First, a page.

3. Set a timer.
You can also motivate yourself by setting a timer,forcing yourself to work for a fixed amount of time and putting a break on the schedule for the near future. This simultaneously puts a limit on how much effort you’ll need to expend and gives you something to look forward to — a break.
Studies show that the “average” optimal time for this work-break split entails working for 52 minutes and breaking for 17, but you’ll likely need some adjustments to make the pattern work for you. For example, Tony Schwartz (president of the Energy Project) takes a break every 90 minutes, since he says his alertness tends to drop off after those 90 minutes are up.
4. Tell someone what you plan to do.
Social pressure can influence your personal motivation fairly strongly. If you have a big project to do, or a major goal for the day, tell someone close to you (such as a friend, family member or even a colleague) what you intend to accomplish. Knowing you’ll need to eventually report back to that person, you’ll feel extra pressure to do what you said you were going to.
If you want even more pressure, consider broadcasting your goal to a whole group of people, such as the entire office. Ray Wu, cofounder of Weilos, used that online weight-loss community’s platform to measure this effect. The result: Participants who actively shared their goals and progress ended up losing 1.2 pounds per week, compared to just 0.27 pounds per week among dieters not using the platform.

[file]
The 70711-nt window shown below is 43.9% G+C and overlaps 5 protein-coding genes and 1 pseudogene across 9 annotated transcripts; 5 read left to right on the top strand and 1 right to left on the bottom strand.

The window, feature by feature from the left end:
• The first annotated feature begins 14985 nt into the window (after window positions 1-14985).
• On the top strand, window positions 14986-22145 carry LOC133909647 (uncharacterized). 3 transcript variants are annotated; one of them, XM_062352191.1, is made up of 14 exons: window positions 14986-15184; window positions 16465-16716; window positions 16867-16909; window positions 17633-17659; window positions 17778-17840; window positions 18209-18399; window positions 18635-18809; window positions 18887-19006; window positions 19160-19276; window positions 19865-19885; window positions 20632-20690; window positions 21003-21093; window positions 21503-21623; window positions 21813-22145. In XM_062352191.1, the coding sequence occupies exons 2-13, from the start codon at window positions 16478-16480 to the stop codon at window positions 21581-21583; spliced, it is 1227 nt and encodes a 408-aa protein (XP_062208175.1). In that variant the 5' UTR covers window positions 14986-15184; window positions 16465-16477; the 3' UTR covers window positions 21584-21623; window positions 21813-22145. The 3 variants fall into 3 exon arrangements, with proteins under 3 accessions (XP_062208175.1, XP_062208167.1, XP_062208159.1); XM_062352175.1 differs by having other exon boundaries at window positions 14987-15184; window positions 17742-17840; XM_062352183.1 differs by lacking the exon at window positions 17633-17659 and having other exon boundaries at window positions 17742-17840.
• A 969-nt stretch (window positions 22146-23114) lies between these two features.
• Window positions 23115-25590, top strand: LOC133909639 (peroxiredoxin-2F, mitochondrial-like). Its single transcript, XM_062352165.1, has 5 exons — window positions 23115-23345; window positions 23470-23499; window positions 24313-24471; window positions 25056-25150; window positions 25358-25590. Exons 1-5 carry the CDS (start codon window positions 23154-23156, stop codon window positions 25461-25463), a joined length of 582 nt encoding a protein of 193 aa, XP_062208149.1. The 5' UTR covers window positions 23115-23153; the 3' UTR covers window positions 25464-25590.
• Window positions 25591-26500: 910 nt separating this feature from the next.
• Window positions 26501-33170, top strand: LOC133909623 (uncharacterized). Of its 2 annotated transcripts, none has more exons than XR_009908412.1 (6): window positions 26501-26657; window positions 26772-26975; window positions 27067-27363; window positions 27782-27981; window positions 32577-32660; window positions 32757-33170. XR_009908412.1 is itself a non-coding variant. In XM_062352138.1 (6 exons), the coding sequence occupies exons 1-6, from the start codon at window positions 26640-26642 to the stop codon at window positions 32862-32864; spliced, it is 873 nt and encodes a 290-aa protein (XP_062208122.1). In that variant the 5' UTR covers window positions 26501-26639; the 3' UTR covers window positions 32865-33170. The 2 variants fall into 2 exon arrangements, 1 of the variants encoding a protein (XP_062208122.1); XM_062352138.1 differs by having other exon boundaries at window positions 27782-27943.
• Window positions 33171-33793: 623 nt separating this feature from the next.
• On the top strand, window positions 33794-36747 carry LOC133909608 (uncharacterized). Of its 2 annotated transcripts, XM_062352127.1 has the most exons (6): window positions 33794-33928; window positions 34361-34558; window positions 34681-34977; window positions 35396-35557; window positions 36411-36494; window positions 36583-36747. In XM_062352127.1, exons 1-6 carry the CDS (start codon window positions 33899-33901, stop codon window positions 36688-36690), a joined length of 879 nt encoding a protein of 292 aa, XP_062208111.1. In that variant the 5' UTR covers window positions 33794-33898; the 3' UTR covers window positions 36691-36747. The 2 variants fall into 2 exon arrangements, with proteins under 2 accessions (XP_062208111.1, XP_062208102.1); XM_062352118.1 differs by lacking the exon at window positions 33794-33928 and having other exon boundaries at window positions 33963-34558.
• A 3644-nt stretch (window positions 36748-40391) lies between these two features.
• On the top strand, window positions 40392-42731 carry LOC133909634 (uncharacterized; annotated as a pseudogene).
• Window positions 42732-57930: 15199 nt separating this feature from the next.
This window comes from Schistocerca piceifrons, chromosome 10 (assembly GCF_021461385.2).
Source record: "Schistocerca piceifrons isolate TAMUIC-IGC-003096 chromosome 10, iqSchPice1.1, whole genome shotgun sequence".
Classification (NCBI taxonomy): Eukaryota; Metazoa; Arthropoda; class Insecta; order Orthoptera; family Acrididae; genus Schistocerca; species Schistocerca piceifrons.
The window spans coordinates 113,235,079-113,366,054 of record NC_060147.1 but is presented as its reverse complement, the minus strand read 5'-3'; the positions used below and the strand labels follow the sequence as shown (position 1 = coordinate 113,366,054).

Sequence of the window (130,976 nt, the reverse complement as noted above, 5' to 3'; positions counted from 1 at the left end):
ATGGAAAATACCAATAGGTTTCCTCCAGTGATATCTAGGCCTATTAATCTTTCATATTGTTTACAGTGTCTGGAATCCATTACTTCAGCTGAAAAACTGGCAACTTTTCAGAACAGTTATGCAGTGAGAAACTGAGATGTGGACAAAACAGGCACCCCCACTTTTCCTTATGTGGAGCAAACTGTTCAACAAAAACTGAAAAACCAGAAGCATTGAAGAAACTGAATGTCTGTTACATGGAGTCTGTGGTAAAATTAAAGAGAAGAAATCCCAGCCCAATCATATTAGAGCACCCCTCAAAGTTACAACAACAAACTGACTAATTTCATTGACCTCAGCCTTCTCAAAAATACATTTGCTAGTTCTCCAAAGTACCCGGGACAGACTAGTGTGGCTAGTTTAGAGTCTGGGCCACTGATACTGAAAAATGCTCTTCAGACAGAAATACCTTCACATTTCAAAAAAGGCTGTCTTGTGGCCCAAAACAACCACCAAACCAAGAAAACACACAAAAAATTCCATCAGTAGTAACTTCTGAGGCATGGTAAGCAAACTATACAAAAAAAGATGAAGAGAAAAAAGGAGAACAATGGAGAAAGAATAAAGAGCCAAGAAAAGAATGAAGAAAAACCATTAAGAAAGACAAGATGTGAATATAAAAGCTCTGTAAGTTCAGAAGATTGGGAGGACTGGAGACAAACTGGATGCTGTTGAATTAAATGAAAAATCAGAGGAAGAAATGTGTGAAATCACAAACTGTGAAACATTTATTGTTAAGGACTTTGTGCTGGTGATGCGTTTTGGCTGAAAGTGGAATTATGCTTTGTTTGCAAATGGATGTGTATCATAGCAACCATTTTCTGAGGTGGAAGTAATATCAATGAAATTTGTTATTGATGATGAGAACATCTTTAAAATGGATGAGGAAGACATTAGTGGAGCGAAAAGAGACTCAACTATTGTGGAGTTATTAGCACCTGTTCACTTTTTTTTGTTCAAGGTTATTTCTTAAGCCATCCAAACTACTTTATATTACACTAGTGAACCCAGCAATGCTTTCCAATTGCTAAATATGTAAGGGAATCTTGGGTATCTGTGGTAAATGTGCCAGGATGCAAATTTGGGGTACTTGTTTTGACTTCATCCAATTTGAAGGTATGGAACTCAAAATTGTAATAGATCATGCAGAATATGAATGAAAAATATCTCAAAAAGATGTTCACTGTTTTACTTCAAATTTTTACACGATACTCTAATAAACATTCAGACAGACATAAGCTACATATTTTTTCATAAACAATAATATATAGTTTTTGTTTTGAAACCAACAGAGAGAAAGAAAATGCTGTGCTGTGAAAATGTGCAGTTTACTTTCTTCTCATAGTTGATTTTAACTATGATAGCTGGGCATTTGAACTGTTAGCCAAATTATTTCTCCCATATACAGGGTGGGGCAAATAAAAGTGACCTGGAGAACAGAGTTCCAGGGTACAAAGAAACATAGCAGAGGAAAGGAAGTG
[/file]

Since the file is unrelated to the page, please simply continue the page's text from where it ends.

5. Change your “self-talk.”
A comprehensive review of 47 different studies reported in the Journal of Sports Exercise Psychology confirmed the effects of positive and negative “self-talk” — that running internal dialogue most of us experience throughout the day. Essentially, positive self-talk leads to higher motivation, better self-esteem and an elevated mood, while negative self-talk leads to the opposite.
If you find yourself saying or thinking things like “This is too much,” or “I’m stressed out of my mind,” try rephrasing those comments to things like, “This is an exciting challenge,” or “I’m going to feel great when I’m done with this.” Sometimes, a simple mental change is all it takes to radically transform your perspective.
6. Keep a task list.
Start keeping a list of tasks to do, and write down everything — even small, minutes-long tasks throughout your day. Whenever you get something done, cross it off the list or put a check mark next to it. This will help you stay organized but, more importantly, will give you a boost of motivation every time you cross something off.
In the words of April Underwood, vice president of product at Slack, “Have a clear system for to-dos: whether it’s ‘Getting Things Done’ or the ‘Checklist Manifesto,’ just have a system and stick to it.” Continued Underwood: “I have a very specific method I use in Slack and in email that works for me, and knowing I have that system keeps me from feeling overwhelmed even when I’m behind or the to-dos pile up.”